A winning formula

Danganronpa is a series that I wasn’t familiar with until recently this year when NIS America brought over the first two titles in a re-release bundle on the PlayStation 4. Getting them to review back then, I wasn’t sure how I would fair with the first two as they seemed like basic visual novels with minimal gameplay attached to them. I did play through them though and was addicted right from the outset, due to the strong story on offer and the trials were fun to play. The third installment has arrived with Danganronpa V3: Killing Harmony, and it’s clear to see that although they’ve stuck with the same formula, it’s a winning one at that.

If you have played any of the first two Danganronpa titles, the back story for V3 should make sense to you. If you haven’t, that is still completely fine as you’ll soon get the overall jist of the story. Monokuma is back with his killing ways, but this time he’s not alone! He has brought along his Monokubs with him in order to aid him cause absolute havoc. Without spoiling anything in the story, it bases around a group of students who have been kidnapped and sent to a strange location. Survival is key, and the students will have to grin and bear (Monokuma puns FTW!) it. I will give you a bit of advice, do not attach yourself with any ‘favourite’ characters too much, as you’ll often find that their dead body is presented to you in only the next chapter. Sigh!

One thing that I really loved about the first two games in the series was the approach to the overall story, they were both written exceptionally well. It’s no different here, with Spike Chunsoft doing an amazing job. Although it’s more about reading and understanding rather than playing, I felt myself really enjoying the story. I would say that because I played the first two games in the series before-hand, what was happening in the story became a little ‘seen it before’ kind of thing. What is impressive is the tone of the story however. You can be laughing at something a student or a Monokub has said one minute, but the game isn’t afraid to flip the coin to a more serious approach at looking at overall human behavior.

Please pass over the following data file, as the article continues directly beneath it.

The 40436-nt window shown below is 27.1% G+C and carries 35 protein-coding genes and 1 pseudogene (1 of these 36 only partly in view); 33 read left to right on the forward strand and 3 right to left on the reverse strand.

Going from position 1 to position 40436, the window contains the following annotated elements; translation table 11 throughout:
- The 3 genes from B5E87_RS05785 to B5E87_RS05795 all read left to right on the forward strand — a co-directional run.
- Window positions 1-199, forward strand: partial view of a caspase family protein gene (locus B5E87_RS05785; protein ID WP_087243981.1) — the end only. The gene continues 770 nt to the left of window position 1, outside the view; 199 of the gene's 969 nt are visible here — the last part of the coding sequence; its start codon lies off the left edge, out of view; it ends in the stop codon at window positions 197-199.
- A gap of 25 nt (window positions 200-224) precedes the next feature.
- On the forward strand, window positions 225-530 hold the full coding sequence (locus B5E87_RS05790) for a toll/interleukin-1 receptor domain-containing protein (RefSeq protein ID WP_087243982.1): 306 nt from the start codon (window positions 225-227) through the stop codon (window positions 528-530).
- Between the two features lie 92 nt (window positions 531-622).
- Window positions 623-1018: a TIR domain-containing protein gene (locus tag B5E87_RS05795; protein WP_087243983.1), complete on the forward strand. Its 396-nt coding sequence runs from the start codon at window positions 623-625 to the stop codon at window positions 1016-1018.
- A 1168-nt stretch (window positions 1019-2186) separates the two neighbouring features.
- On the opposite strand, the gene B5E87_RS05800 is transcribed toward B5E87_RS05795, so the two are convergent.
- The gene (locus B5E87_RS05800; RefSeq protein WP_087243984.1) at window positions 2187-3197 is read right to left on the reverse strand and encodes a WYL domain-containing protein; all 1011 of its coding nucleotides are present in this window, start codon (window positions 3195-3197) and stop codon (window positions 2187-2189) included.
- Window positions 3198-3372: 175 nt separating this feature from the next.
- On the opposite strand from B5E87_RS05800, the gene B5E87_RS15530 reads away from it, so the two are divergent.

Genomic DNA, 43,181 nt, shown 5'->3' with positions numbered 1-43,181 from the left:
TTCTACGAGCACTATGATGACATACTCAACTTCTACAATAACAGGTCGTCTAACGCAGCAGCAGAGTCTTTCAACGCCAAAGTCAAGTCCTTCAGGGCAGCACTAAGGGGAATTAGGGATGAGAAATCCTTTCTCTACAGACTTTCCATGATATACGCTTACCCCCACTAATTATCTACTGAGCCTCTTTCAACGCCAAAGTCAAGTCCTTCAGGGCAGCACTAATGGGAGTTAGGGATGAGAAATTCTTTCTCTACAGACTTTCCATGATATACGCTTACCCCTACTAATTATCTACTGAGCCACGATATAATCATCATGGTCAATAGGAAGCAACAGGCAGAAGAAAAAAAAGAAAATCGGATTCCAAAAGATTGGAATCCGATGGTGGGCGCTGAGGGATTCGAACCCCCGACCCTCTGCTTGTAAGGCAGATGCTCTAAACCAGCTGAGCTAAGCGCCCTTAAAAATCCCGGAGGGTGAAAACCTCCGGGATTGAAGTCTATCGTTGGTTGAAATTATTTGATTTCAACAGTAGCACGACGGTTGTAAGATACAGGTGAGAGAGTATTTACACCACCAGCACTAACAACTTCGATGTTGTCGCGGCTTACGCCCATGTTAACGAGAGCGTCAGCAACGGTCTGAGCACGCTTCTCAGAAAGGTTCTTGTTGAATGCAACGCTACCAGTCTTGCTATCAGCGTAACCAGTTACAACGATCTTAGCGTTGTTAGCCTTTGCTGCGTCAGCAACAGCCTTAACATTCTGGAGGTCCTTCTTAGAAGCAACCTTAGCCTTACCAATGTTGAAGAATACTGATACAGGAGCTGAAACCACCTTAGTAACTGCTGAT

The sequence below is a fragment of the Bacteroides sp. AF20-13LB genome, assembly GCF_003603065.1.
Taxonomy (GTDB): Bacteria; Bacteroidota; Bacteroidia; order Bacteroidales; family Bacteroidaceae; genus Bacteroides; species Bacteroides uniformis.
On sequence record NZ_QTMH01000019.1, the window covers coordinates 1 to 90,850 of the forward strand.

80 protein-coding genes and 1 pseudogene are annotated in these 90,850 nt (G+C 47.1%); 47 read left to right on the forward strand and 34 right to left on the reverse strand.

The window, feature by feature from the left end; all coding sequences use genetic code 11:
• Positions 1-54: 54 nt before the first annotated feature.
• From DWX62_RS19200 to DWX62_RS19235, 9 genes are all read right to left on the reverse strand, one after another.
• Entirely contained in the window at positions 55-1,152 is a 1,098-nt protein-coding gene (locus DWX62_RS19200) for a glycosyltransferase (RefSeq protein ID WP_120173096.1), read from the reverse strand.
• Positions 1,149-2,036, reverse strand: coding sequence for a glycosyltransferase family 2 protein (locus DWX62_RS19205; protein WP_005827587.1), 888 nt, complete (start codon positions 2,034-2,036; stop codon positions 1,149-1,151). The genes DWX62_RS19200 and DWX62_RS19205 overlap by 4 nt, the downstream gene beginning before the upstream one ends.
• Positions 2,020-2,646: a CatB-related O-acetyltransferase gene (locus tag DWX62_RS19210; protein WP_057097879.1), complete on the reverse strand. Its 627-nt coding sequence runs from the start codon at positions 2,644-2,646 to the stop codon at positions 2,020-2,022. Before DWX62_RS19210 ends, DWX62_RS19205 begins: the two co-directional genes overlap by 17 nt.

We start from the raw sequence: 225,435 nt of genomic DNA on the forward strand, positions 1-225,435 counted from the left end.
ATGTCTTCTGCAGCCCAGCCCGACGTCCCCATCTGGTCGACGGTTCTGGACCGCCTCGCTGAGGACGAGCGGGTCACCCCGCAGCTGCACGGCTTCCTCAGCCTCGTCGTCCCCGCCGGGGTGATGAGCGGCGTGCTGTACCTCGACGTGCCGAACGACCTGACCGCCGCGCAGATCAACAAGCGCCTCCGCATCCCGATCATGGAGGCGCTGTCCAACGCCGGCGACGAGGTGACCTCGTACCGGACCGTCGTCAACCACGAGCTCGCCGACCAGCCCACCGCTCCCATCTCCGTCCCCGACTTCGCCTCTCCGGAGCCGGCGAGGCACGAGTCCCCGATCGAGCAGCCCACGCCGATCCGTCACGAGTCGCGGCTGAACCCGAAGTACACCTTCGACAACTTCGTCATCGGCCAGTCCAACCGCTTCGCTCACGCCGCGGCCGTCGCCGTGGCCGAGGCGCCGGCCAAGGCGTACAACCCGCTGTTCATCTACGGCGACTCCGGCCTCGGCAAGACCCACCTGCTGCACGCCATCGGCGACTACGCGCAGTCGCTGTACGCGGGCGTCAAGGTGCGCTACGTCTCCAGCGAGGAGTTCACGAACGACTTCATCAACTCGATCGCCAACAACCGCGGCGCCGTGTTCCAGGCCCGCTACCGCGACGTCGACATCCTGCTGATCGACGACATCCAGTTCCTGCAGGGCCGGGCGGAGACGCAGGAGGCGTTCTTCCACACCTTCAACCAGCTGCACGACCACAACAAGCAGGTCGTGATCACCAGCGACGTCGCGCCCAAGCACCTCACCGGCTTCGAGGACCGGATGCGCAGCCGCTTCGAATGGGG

You’re main gameplay come in the form of the trials. This is the exciting bit and the part where you can find out who is responsible for the death in that particular chapter. Much like the other games in the series, you have to find out who is lying and pick their lies out against the rest. However, in a turn for the sinister, the game now allows you to lie, letting you make everyone believe your lies. Also, there’s also a welcome approach for new mini-games in the series. These aren’t hard, but it changes it up from what we have seen before. For example, you have a driving mini-game where you have to drive over letters to spell out questions.

There is also a ‘Scrum Debate’ which acts like a game of tennis. You have two teams and you’ll be firing statements at each other. These are little things but some nice touches overall. I’d have liked the developers to be more brave and completely turn things on its head in terms of how the trials pan out etc, but hopefully we will get that if or when there will be a Danganronpa 4.

There is not much more really to say, without spoiling the story too much and I really don’t want to do that. The story is around 30 hours long, but those 30 hours do really seem to go quick if you are invested to the story. What is good is that you have a ‘core’ characters who do most of the talking. The previous games, it would be hard to keep up on who was saying what, but most of the students seem to keep quiet for the most part, which is a relief when you are trying to work out who has done what.

Overall, Danganronpa V3: Killing Harmony is another Danganronpa title that can be seen as a success. Because I played the originals, I felt that I didn’t get that ‘first-time’ experience with V3 because I knew what was coming. I’d like Spike Chunsoft to really step it up and give us something we haven’t seen before if he proceeds with a new game, as Danganronpa as a whole is really good, but maybe needs a new direction.